A city tractor is the name given to semi type-trucks used within the city limits to haul goods from one location to another, such as in deliveries. The basic city tractor is not much different from the units used for long-haul type missions, however, there are some aspects of the two that are very different. Axle styles and steering boxes are two of the most noticeable components in the drive train of the trucks that differ from each other. The cab type and style is perhaps the most obvious detail that easily distinguishes the city tractor from the typical long-haul version.
In order to negotiate tight city corners and turns, the city tractor uses a single rear axle. This axle allows the truck to turn very sharp without binding the rear suspension. The steering box of the city tractor is also designed to negotiate these tight turns by commonly turning the front wheels much faster and tighter than a long-haul tractor. Not seen by the naked eye or to the casual observer, the transmission in the city truck is often geared much lower to allow faster starts from red lights and to allow the driver to maintain proper flow with the speed of other vehicle traffic in the city.
The long-haul trucker is often away from home for extended stays, so the long-haul truck or road tractor requires a built-in bed, or sleeper unit, as they are officially called. The city tractor driver is usually home every day or night, so this truck does not require a sleeper unit. By eliminating the sleeper, the city tractor is much shorter than the long-haul version, which allows the truck to be built on a shorter chassis. The shorter chassis is also responsible for the short turning radius of this truck.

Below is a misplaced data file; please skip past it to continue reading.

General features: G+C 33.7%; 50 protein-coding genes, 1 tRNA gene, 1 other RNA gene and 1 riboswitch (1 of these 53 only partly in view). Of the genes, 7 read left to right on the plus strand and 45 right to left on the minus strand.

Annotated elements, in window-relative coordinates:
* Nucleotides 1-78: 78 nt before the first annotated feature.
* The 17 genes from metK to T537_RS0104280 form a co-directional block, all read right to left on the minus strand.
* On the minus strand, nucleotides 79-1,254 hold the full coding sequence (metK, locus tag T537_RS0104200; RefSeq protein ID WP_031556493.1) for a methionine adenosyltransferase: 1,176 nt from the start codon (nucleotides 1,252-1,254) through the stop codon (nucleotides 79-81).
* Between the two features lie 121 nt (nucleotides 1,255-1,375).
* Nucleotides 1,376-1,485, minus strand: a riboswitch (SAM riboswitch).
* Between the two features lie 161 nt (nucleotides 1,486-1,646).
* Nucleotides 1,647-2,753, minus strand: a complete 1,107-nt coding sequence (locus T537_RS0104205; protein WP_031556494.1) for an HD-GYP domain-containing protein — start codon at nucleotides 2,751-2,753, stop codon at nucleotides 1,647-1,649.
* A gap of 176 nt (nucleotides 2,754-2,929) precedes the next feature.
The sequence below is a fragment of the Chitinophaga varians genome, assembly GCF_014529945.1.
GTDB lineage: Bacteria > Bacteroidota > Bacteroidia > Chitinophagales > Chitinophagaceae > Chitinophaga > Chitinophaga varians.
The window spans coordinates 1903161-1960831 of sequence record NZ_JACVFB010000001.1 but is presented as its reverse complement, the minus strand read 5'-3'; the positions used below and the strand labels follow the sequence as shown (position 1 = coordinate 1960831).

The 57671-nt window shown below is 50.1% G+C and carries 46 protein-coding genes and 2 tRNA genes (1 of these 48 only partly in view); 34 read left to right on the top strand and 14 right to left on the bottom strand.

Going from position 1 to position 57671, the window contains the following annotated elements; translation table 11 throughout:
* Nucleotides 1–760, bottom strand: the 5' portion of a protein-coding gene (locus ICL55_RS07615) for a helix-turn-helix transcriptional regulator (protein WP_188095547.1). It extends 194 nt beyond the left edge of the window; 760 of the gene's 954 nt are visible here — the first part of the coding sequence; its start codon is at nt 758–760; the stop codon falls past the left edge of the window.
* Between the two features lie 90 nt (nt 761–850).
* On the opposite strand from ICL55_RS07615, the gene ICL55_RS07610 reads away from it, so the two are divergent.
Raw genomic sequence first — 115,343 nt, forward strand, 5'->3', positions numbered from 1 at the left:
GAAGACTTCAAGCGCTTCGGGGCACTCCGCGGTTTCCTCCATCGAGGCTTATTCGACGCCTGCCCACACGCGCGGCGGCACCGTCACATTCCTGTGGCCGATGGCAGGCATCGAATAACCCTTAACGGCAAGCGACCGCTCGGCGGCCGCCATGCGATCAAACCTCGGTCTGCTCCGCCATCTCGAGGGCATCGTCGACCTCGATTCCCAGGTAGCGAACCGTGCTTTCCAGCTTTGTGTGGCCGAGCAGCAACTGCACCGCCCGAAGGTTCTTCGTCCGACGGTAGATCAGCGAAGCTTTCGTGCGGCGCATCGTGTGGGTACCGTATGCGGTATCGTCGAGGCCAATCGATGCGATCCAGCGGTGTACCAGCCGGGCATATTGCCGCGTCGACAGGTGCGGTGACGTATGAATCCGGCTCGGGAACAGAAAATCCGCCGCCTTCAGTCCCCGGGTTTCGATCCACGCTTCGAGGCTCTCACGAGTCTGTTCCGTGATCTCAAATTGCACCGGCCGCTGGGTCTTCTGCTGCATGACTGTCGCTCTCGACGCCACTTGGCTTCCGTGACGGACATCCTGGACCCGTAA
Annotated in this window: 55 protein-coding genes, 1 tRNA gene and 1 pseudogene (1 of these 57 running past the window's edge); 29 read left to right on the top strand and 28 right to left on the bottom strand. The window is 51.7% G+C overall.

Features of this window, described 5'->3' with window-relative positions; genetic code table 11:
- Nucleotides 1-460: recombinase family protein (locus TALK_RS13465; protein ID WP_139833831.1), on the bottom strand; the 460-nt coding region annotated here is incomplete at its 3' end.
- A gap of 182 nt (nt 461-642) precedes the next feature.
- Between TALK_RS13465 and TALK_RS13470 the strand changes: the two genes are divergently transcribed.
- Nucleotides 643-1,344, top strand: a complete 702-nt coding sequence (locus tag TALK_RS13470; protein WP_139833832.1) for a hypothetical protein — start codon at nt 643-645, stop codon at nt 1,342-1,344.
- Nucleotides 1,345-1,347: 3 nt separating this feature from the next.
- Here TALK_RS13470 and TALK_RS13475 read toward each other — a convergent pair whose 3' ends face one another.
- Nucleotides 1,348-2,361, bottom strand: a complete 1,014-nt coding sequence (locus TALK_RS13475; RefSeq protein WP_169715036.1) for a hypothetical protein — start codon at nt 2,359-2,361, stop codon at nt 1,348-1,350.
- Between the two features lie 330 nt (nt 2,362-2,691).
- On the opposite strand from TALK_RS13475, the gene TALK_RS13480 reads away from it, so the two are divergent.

Another difference in the city tractor can be found in the type of transmission that is installed in the truck. As the city truck is often making several stops on a single route, many city drivers prefer an automatic transmission over the typical manual gearbox. By including an automatic transmission in the truck, the clutch is not prematurely worn out and the driver's clutch leg is not subject to as much abuse as a similarly-equipped manual gearbox-type tractor. Fuel tanks on the city tractor are also commonly smaller than those found on a road tractor due to the city trucks' lack of driving miles or kilometers per day and close proximity to fuel stations.